Development of vaccines and mouse models for chronic hepatitis C virus infection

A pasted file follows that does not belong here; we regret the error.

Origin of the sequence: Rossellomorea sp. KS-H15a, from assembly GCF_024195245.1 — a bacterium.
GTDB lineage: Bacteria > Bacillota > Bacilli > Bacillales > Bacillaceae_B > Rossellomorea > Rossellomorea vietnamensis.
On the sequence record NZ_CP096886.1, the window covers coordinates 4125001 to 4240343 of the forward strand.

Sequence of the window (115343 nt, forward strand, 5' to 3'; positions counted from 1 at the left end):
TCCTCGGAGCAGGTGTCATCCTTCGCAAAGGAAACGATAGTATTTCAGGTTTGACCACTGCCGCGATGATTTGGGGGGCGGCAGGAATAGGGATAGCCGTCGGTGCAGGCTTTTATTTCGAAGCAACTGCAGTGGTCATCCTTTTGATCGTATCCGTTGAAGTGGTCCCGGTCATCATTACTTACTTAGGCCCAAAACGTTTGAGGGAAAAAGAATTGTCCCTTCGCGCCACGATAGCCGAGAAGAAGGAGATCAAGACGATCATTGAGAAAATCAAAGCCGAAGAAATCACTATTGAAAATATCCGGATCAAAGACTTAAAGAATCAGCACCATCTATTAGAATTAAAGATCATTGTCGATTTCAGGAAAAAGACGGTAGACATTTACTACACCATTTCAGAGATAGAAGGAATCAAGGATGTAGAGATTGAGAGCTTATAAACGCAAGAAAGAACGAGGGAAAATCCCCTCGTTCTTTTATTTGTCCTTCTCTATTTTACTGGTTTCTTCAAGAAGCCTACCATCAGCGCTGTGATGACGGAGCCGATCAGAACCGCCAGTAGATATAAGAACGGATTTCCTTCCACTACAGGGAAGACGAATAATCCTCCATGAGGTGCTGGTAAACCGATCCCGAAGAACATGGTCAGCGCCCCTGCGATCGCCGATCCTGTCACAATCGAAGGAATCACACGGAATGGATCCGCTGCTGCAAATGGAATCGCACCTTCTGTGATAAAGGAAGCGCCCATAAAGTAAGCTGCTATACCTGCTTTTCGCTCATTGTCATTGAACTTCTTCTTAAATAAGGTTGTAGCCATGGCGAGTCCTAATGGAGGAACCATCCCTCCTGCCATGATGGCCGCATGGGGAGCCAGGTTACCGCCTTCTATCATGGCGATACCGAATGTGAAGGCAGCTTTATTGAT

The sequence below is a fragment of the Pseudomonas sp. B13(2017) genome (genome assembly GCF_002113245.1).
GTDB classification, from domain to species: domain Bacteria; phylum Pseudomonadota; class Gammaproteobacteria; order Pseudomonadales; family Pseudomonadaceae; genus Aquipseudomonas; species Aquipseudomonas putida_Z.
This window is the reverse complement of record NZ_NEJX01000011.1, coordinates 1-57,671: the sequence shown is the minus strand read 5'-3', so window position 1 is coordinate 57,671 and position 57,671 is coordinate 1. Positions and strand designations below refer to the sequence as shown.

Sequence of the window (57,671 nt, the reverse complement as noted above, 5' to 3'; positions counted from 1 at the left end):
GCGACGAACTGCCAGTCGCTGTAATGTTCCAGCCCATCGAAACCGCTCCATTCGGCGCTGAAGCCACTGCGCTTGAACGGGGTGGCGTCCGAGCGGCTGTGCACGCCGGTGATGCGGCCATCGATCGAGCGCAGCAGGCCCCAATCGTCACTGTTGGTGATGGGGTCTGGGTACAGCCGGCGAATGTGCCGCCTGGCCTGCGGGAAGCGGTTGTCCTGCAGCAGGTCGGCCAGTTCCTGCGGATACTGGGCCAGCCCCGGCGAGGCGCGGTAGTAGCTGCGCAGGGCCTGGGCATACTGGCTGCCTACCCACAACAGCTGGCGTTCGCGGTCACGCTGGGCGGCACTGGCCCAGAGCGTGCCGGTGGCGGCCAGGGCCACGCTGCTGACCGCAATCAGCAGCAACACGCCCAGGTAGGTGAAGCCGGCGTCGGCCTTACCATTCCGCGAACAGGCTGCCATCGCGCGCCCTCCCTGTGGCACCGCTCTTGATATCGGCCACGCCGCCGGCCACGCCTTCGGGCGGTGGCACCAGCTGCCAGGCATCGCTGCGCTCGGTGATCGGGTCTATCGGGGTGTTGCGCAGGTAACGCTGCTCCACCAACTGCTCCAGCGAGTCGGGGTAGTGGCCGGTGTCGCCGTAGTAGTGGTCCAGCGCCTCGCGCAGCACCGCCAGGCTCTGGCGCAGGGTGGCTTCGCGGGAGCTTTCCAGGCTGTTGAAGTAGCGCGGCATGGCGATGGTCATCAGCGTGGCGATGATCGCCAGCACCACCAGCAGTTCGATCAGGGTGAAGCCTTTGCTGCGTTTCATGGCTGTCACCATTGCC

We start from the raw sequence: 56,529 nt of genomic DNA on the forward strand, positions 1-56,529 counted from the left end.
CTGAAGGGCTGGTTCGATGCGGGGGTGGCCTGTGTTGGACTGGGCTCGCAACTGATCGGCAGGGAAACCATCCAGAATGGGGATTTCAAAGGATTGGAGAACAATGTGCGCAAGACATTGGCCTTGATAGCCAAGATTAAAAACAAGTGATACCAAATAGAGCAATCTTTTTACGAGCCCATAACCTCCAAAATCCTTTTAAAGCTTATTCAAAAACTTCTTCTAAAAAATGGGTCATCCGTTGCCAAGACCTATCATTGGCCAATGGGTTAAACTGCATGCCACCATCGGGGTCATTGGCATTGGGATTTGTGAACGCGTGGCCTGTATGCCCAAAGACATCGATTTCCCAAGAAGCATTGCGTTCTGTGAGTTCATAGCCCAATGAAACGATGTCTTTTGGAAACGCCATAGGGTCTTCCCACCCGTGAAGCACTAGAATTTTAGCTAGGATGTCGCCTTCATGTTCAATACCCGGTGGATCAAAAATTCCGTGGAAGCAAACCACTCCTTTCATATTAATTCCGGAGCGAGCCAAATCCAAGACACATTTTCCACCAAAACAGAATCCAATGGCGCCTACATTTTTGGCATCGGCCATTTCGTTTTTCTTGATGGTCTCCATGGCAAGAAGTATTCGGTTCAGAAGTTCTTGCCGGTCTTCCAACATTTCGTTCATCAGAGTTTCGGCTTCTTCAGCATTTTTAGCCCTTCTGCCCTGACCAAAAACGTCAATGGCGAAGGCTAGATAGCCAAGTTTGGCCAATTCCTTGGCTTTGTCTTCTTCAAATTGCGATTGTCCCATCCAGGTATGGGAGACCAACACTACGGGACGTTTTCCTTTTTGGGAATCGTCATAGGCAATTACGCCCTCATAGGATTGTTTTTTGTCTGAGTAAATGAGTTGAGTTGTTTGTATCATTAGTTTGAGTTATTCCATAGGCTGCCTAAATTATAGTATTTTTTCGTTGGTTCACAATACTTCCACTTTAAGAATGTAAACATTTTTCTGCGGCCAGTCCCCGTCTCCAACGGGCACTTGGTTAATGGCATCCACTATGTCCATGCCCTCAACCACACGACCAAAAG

Sammanfattning: Chronic hepatitis C virus (HCV) infection is a major causative agent for severe liver disease and cancer worldwide. Globally, it is estimated that approximately 185 million people are infected with HCV and 130-170 million of these are chronic carriers of the virus (1, 2). The HCV infection is one of the major causes of liver disease and the infection is characterized by a slow and silent progression. Patients infected with HCV have an increased risk of developing fibrosis, cirrhosis and hepatocellular carcinoma. Importantly, this infection is today considered curable in the majority of individuals receiving the recently introduced direct-acting antiviral (DAA) therapy (3-5). Therefore the urgency for a HCV vaccine has reduced. However, only 10% of all chronic HCV carriers receive any treatment due to high cost of treatment and the majority of the chronic carriers live in resource-poor countries. Hence, there is still an urgent need to prevent the spread of HCV through a vaccine. Today, no prophylactic or therapeutic vaccines are available. However, numerous vaccines have been developed and tested for efficacy in clinical trials (6-9). A few HCV vaccines are currently being tested for both protective and therapeutic effects (10). A key feature of patients with chronic HCV is their lack of functional T cell responses to HCV (11-13). Interestingly, a recent study showed that DAA induced cure of HCV rapidly restores at least partly HCV-specific T cell responses. However, these responses do not seem to protect against reinfection (14, 15). Thus, it may be of importance to broaden the post-cure T cell responses through vaccination to reduce the risk of reinfection. This will save significant costs and reduce HCV associated morbidity and mortality. In this thesis we have evaluated our in-house therapeutic DNA vaccine in 12 patients with chronic HCV infection. The phase I clinical trial was performed in treatment naive HCV genotype 1 patients, receiving four monthly vaccinations in the deltoid muscles with 167, 500, or 1,500 μg codon-optimized HCV nonstructural (NS) 3/4A-expressing DNA vaccine delivered by in vivo electroporation (EP). This first-in-man therapeutic HCV DNA vaccine study with a DNA vaccine delivered by in vivo EP showed a good tolerability and safety with no severe adverse events. In addition, a transient immune activation and transient reductions in serum HCV RNA levels was seen in a few patients at the time of the vaccinations. Thus, DNA-based vaccines may be explored as a therapeutic or prophylactic tool in hepatitis C. There are many ways to make a DNA vaccine more potent to get a good effect and fully utilize the vaccines effect. One approach is to use molecular adjuvants to obtain the most potent immune modulatory effect of a DNA vaccination. Other methods to increase the immunogenicity of the DNA vaccine can also be to make the delivery method more effective, like EP and in vivo intracellular injection (IVIN) device. The importance here is to be able to activate and reactivate the dysfunctional T-cells. Therefore have we made our DNA vaccine more potent where we have included a new molecular adjuvant for genetic vaccines based on sequences from the non-human stork hepatitis B virus core genes. It has previously been shown that HBcAg can act as an adjuvant and can be expressed as a recombinant protein. We here used avian stork HBcAg because avian HBcAg and human HBcAg only share around 40% sequence homology. Full-length and fragmented stork HBcAg gene-sequences were added to an HCV non-structural (NS) 3/4A gene (NS3/4A-stork-HBcAg). This addition enhanced priming of HCV-specific IFN-γ and IL-2 responses in wild-type (wt)- and NS3/4A-transgenic (Tg) mice, the latter with dysfunctional NS3/4A-specific T cells. In addition, the NS3/4A-stork-HBcAg vaccine also primed NS3/4A-specific T cells in human hepatitis B e antigen (HBeAg)-Tg mice with dysfunctional T cells to HBcAg and HBeAg. We also found that repeated immunizations boosted expansion of IFN-γ and IL-2-producing NS3/4A-specific T cells in wt- and NS3/4A-Tg mice. Importantly, NS3/4A-stork-HBcAg-DNA induced in vivo long-term functional memory T cell responses, whose maintenance required CD4+ T cells. To study therapeutic vaccines and therapies for HCV there is a need for a simple small animal model. Currently there is no immuno-competent small animal model supporting HCV RNA replication, which has hampered studies of HCV-specific immune responses. We therefore aimed at developing an immuno-competent mouse model that allows in vivo growth of a syngeneic mouse hepatoma cell line harboring an autonomously replicating sub genomic HCV replicon of the genotype (gt) 2 JFH1 isolate (16). In this tumor model we can by different approaches study the functional immunity to HCV. By challenging the mice with the hepatoma cells we can measure the tumor growth and compare the volumes between vaccinated and naïve mice. Even though no virus particles are generated in this model, we have been able to show presence of HCV RNA through quantitative PCR and by in situ hybridization. To characterize a protective T cell response we first mapped cytotoxic T lymphocyte (CTL) epitopes within HCV NS3/4A gt2a. Using these epitopes we were able to quantify the number HCV-specific CTLs post immunization. We found that a NS3/4A-gt2a-based DNA vaccination protects against tumor growth, although this was dependent on an optimal vaccination. Importantly, challenge of naive or vaccinated mice with the HCV replicon resulted in a poor activation, or boosting of HCV-specific T cells. In contrast, challenge with a stably NS3/4A-expressing hepatoma cells resulted in a potent T cell activation and boosting in naive and vaccinated mice, respectively. Thus, the presence of HCV RNA replication seems to impair immunogenicity of HCV antigens. This mimics the human infection. In conclusion, we have in a phase I clinical trial shown that DNA vaccine can be immunogenic in humans. However, the study also suggested that the immunogenicity needed improvement. We therefore developed new molecular adjuvants that greatly improved immunogenicity in a host with a dysfunctional immune response to HCV. Finally, we developed a new mouse model with replication of a subgenomic HCV RNA replicon. This model should be useful for evaluation of new HCV vaccines.